That’s right, we have to blow up one-fifth of the U.S. economy and deny health care to millions of Americans for Tea-Publican politicians to “keep our promise” to repeal Obamacare to our GOP crazy base primary voters who may vote us out of office. This is ideology, not sound public policy. And it is political cowardice in the face of a small minority of voters.

Do all you can to persuade your senators to vote against this GOP attempt to undermine the American health care system and to deny health care to millions of Americans.

Then vote every one of these morally bankrupt evil GOP bastards up and down the ballot out of office next year.

19 responses to “A morally bankrupt political party hellbent on denying medical care to millions of Americans

  1. Trump praises health care system in non-existent African country
    09/21/17
    By Steve Benen

    Donald Trump attended a United Nations luncheon with African leaders yesterday…

    “We cannot have prosperity if we’re not healthy,” the American president said. “We will continue our partnership on critical health initiatives. Uganda has made incredible strides in the battle against HIV/AIDS. In Guinea and Nigeria, you fought a horrifying Ebola outbreak. Nambia’s health system is increasingly self-sufficient.”

    That, of course, struck many as odd, since there is no such country as Nambia…

    http://www.msnbc.com/rachel-maddow-show/trump-praises-health-care-system-non-existent-african-country

    • “That, of course, struck many as odd, since there is no such country as Nambia…”

      And that is a very tiny nit to pick with his speech. NAMIBIA and it’s health care care system have made remarkable strides in recent years as the Country spent more of it’s wealth on healthcare. It has been in the news recently. Since NAMIBIA is one of the wealthiest counries in Africa, it makes sense it should be in the vanguard of improving healthcare in a continent not noted for such progress.

      For the author of your article to make something big of the missing “I” in NAMIBIA (NAMBIA versus NAMIBIA) shows the extremely low level that the media sinks to in order to criticize Trump. It is like the “potato versus potatoe” kerfufle with Dan Quayle a few years back. Extremely petty…

      • Yes, Steve, the author admitted it was a “forgivable” mistake although some might argue that a so called “president” of the US should be well versed in what countries are in Africa when he speaks to the African leaders at the UN. Wouldn’t that be amazing? A president who didn’t embarrass his country multiple times per day?

        And your favorite president, the one you adore, the one you can’t stop apologizing for, went on to say:

        “Africa has tremendous business potential. I have so many friends going to your countries, trying to get rich. I congratulate you. They’re spending a lot of money.”

        Yes, what a great joke. Apparently no one laughed. Memories of white men plundering Africa are just, well, too recent.

        Trump is accustomed to performing at Klan rallies for fans like you, but you know what? The UN isn’t a Klan rally.

        • “And your favorite president, the one you adore, the one you can’t stop apologizing for…”

          Now come on, Liza, I have mentioned many times that I am not a died in the wool, “hold on with my fingertips” supporter of Trump. I like some things he has done, and I have disliked some things he has done. I have criticized Trump on these pages before.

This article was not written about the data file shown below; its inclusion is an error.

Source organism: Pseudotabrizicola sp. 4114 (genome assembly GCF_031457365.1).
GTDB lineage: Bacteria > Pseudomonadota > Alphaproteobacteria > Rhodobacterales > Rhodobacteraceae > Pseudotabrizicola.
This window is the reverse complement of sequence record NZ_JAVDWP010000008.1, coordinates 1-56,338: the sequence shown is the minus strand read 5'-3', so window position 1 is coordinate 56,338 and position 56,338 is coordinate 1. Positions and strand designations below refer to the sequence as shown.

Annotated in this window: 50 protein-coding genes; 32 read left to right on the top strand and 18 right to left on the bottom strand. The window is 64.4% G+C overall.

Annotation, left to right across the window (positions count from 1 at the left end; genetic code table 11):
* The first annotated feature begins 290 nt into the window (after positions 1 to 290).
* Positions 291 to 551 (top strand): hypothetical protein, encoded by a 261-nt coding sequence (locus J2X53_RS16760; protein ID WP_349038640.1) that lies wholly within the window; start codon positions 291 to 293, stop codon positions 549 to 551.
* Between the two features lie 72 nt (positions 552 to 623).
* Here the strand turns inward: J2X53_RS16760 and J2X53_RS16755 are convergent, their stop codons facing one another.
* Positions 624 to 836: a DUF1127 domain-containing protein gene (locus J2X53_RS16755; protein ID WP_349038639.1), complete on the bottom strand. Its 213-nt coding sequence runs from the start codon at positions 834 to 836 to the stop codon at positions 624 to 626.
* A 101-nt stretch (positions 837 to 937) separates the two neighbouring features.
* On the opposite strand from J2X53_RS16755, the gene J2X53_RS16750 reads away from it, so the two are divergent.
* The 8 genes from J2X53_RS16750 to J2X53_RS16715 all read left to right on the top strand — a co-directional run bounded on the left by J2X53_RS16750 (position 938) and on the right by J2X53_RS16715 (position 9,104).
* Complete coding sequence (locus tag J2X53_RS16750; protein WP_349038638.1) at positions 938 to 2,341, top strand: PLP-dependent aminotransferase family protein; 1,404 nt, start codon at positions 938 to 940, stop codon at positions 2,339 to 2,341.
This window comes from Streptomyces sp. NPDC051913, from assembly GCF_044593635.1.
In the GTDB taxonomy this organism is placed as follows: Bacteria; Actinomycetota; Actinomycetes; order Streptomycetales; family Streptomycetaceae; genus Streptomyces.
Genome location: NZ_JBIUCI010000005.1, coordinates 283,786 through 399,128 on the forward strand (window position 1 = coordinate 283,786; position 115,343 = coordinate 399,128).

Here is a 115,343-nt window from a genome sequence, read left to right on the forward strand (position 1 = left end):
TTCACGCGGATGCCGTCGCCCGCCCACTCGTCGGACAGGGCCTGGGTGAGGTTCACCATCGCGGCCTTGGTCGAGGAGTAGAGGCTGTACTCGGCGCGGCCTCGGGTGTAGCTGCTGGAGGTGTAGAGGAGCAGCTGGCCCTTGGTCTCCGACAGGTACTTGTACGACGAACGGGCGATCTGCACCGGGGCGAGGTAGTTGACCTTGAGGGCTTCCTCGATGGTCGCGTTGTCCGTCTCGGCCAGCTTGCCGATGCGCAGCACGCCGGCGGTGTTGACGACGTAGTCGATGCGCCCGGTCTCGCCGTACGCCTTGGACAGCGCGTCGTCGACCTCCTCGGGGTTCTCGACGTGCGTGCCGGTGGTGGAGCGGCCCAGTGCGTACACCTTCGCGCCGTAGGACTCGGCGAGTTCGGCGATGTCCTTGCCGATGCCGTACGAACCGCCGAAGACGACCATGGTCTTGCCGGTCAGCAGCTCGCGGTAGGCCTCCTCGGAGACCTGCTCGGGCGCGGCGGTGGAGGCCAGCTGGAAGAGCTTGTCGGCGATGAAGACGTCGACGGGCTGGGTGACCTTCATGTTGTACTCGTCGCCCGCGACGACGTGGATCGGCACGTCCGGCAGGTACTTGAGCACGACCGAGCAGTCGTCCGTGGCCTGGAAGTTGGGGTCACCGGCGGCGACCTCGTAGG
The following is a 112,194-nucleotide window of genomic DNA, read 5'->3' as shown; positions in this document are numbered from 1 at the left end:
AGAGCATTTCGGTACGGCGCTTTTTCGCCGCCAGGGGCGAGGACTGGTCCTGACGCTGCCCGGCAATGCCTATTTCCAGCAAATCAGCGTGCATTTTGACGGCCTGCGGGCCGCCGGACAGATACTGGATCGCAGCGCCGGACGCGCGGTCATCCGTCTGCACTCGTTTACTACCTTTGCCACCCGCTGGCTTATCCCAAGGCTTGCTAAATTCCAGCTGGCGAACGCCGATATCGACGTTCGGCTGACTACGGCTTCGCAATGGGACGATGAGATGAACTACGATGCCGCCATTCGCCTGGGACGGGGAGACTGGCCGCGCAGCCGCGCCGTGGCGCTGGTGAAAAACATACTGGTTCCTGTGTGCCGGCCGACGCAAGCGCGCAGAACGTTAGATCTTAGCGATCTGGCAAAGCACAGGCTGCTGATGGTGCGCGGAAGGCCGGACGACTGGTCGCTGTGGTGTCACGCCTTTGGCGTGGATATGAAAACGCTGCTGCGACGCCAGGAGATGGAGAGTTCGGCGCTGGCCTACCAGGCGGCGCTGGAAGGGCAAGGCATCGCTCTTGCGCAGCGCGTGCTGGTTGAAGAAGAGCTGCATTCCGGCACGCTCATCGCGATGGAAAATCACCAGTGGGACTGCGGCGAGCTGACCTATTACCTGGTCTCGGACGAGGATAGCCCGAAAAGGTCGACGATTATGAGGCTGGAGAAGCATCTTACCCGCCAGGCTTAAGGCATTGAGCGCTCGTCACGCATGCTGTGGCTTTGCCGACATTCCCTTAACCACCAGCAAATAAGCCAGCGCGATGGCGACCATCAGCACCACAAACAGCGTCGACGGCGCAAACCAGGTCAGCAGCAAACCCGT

My issue in defending him is that so many people hate him to an irrational degree, and want him to fail so badly they will hurt the Nation to do it. That is not healthy. Just as I did with President Obama, I think it is in the best interests of the Nation to at least give Trump a fair chance and not try to nitpick every little thing he does. Many people I know wanted to pillory Obama and I objected to that. I believe that once a President is elected, they should be given reasonable support and an opportunity to present their goals and then decide whether to support them or not, based upon their ideas, not their personality. I think it is a healthy and very acceptable thing to oppose a President on principles and opposition to what they want to do. But opposing a President because you hate them for defeating your candidate, or because they have a crappy personality, or because you envy his wealth, or similar reason is not a healthy thing.

          “Trump is accustomed to performing at Klan rallies for fans like you…”

          Now you are just being gratuitously mean.

          “The UN isn’t a Klan rally.”

          Nor did Trump’s speech indicate it was. He was straight forward, spoke plainly, and told the UN what he genuinely thought. I thought he should not have used the “Rocketman” in reference to Kim Jung Un, but that was the only thing I saw that should not have been in speech.

          “Wouldn’t that be amazing? A president who didn’t embarrass his country multiple times per day?”

          I understand Trump gets under the skin of leftists, but he does not “embarrass [the] country multiple times per day”. You think he embarasses all of us because you tend avoid or to ignore contrary points of view and you spend your time largely in echo chambers. Bob Lord mentioned to you the other day that he doesn’t want Blog for Arizona to become an echo chamber for good reason. Listening only to people that agree with you and not hearing counter-arguments with an open mind can create a warped view of the real world. You hate Trump with a raw virulence that sometimes borders on the hysterical and that certainly distorts your view of what he says and does.

          I don’t think Trump will ever be the best President we have had, or run even close to that standard. But I also don’t think he will prove to be the worst, either. He has some good ideas and he has some terrible ideas, but he IS the President and I will support him when I think he is correct, and I will take him to task when I think he is wrong.

      • It is interesting, and so typical, that you seem to have overlooked Trump saying, “We cannot have prosperity if we’re not healthy,” and going on to praise “Nambia’s health system”.

        Trump knows zero, zip, nada about the healthcare system of any country, real or fictitious, including his own. He is blathering what was written for him to say and he is totally clueless which is why he makes mistakes. That’s what is on display here, nothing new.